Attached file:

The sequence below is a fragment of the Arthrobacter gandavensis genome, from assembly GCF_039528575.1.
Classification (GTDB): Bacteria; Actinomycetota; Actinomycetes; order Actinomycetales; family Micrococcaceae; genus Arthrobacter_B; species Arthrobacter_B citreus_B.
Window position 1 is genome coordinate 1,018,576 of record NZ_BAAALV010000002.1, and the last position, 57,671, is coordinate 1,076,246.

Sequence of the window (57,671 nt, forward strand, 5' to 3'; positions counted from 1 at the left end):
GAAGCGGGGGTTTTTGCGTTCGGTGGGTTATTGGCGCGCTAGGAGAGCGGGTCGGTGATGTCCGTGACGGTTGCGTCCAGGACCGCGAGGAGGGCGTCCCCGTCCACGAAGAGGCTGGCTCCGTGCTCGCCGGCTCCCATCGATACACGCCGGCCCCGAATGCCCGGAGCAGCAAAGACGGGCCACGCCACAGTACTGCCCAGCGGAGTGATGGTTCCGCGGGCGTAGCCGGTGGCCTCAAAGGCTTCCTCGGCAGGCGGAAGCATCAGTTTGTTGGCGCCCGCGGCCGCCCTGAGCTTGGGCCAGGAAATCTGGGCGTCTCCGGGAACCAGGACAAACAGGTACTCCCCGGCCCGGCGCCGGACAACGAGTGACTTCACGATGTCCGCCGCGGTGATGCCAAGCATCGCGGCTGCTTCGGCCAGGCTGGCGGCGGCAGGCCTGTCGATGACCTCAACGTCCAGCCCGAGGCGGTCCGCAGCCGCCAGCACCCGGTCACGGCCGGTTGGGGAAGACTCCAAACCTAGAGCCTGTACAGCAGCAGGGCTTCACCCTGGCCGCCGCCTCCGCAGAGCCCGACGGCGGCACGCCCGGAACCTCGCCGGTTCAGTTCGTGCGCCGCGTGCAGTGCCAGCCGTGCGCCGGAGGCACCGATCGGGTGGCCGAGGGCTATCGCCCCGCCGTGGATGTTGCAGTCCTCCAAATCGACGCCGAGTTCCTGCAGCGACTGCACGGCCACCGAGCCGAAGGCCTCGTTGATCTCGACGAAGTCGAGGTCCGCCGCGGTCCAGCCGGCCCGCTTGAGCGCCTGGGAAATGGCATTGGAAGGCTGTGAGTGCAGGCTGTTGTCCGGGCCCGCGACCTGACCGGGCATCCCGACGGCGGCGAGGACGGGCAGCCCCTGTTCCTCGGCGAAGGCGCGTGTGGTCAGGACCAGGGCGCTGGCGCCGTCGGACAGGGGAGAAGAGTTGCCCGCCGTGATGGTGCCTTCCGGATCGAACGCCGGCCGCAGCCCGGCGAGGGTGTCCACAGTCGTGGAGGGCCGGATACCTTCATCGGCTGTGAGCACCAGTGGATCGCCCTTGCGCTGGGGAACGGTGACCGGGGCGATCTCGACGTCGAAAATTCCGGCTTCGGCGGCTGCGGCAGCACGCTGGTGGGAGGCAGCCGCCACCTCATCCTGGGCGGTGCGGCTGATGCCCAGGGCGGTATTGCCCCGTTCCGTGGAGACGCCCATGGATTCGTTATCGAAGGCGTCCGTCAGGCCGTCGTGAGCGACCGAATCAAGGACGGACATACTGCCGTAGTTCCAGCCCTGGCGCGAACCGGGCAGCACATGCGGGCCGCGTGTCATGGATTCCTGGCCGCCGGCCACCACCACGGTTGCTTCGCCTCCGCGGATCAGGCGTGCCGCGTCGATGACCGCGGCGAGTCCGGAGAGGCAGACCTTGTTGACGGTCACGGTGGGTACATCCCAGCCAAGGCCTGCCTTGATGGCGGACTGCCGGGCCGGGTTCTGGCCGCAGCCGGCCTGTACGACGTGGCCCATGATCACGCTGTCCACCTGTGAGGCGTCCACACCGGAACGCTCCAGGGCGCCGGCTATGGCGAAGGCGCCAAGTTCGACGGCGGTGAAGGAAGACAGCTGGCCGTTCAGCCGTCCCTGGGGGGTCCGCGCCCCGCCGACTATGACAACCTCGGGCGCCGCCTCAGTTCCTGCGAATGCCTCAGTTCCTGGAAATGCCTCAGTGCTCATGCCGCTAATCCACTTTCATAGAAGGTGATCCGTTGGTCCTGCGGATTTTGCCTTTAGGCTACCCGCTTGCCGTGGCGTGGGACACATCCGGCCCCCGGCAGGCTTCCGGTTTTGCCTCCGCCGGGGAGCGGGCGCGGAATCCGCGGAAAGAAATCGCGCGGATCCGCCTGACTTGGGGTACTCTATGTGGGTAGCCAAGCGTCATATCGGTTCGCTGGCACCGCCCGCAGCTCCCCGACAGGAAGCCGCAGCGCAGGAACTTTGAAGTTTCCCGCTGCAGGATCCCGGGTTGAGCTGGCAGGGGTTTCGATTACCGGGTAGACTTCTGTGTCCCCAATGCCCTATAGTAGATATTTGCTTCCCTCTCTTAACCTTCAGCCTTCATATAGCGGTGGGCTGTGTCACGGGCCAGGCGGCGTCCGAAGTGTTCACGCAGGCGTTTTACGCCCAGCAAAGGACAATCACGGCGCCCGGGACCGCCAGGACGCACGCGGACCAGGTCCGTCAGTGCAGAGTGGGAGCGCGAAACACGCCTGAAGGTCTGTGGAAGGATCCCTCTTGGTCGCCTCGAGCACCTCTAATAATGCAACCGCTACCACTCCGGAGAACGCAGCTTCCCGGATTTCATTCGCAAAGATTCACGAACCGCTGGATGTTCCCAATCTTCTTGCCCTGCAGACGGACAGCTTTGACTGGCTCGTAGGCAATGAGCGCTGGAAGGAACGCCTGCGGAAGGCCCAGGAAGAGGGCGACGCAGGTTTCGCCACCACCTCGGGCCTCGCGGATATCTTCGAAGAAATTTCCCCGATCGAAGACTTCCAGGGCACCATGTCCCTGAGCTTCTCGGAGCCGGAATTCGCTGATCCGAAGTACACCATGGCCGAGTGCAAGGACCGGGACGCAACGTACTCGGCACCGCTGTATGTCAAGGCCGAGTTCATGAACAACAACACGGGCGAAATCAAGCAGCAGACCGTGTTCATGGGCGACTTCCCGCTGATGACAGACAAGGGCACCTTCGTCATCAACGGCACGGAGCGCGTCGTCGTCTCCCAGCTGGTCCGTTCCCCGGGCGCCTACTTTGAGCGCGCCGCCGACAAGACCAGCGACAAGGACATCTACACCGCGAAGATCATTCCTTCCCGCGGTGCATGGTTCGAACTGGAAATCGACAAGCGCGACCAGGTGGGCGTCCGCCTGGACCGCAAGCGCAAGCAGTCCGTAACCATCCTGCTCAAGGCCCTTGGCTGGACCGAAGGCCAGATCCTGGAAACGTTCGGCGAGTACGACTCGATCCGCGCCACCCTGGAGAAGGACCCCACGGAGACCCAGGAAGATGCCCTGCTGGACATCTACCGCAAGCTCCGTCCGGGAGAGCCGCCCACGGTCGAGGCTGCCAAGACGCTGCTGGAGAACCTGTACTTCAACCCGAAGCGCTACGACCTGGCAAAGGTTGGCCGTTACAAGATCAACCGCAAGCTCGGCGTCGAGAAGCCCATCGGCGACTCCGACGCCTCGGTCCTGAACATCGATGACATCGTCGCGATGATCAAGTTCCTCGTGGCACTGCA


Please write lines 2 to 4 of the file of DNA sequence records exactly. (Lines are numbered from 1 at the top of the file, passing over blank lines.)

Classification (GTDB): Bacteria; Actinomycetota; Actinomycetes; order Actinomycetales; family Micrococcaceae; genus Arthrobacter_B; species Arthrobacter_B citreus_B.
Window position 1 is genome coordinate 1,018,576 of record NZ_BAAALV010000002.1, and the last position, 57,671, is coordinate 1,076,246.

Sequence of the window (57,671 nt, forward strand, 5' to 3'; positions counted from 1 at the left end):